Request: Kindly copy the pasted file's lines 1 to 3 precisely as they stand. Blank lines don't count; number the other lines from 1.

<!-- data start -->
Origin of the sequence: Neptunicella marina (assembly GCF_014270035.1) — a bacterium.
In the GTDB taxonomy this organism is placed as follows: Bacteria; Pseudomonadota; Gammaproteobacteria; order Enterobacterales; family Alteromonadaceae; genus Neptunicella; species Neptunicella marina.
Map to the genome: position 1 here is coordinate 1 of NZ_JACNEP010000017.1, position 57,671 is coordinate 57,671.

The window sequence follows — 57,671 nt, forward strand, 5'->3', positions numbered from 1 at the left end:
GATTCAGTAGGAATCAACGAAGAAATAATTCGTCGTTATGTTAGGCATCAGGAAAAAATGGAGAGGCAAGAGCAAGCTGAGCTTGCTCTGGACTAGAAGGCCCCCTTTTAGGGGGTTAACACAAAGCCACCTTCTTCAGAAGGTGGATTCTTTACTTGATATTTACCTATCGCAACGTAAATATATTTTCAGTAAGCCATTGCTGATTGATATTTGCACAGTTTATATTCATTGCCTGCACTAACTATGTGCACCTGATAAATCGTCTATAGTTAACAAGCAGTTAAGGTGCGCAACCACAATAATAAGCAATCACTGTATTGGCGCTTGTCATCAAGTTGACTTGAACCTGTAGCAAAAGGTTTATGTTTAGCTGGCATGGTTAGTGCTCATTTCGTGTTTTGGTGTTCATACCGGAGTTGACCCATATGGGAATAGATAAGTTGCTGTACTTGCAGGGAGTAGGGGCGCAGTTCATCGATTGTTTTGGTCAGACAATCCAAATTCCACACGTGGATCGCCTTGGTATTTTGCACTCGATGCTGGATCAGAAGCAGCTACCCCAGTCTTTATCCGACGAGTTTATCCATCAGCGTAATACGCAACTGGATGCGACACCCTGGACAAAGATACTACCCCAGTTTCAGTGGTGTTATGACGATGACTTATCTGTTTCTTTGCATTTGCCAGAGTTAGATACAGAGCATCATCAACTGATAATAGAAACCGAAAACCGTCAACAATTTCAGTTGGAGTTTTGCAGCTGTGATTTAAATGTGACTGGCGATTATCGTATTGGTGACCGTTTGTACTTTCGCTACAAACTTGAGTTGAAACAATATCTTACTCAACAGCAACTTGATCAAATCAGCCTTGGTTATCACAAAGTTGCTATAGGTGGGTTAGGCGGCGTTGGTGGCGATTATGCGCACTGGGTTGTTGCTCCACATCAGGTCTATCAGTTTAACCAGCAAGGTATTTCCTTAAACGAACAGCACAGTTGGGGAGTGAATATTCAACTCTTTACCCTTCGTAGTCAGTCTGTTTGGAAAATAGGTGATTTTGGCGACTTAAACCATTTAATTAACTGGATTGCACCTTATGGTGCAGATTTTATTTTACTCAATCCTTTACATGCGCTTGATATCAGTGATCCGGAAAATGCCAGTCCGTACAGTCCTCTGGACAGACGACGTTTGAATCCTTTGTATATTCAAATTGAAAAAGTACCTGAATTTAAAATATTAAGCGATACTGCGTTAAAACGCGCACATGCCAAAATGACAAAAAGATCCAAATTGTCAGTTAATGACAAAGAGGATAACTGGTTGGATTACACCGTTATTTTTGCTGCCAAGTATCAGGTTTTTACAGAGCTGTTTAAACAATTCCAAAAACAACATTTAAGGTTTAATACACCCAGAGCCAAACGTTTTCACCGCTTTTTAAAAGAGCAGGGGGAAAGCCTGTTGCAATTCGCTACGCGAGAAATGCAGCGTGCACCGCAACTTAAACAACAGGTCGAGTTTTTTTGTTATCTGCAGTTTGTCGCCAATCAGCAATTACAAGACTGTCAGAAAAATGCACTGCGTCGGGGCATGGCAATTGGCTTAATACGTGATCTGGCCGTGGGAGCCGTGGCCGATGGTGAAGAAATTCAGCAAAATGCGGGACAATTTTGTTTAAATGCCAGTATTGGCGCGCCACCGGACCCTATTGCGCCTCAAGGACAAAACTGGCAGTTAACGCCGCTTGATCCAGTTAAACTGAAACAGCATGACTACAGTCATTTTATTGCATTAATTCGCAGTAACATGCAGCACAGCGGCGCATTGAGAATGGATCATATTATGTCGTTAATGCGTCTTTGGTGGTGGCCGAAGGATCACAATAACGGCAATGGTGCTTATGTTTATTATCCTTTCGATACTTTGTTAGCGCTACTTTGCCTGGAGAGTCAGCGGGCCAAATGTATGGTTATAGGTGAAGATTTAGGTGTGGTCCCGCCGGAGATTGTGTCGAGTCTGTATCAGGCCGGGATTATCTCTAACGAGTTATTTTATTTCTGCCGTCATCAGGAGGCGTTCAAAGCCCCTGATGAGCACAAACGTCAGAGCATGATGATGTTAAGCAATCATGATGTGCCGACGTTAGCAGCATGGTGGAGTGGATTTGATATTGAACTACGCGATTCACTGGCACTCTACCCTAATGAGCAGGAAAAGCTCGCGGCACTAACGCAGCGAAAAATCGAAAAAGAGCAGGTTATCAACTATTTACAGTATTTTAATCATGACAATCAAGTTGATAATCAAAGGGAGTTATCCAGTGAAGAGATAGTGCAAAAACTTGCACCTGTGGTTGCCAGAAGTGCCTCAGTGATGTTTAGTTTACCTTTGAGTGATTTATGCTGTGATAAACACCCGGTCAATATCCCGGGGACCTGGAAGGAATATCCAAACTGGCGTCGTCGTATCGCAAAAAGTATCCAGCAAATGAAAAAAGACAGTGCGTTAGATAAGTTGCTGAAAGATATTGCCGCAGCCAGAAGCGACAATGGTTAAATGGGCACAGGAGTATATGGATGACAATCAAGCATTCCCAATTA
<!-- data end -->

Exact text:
Origin of the sequence: Neptunicella marina (assembly GCF_014270035.1) — a bacterium.
In the GTDB taxonomy this organism is placed as follows: Bacteria; Pseudomonadota; Gammaproteobacteria; order Enterobacterales; family Alteromonadaceae; genus Neptunicella; species Neptunicella marina.
Map to the genome: position 1 here is coordinate 1 of NZ_JACNEP010000017.1, position 57,671 is coordinate 57,671.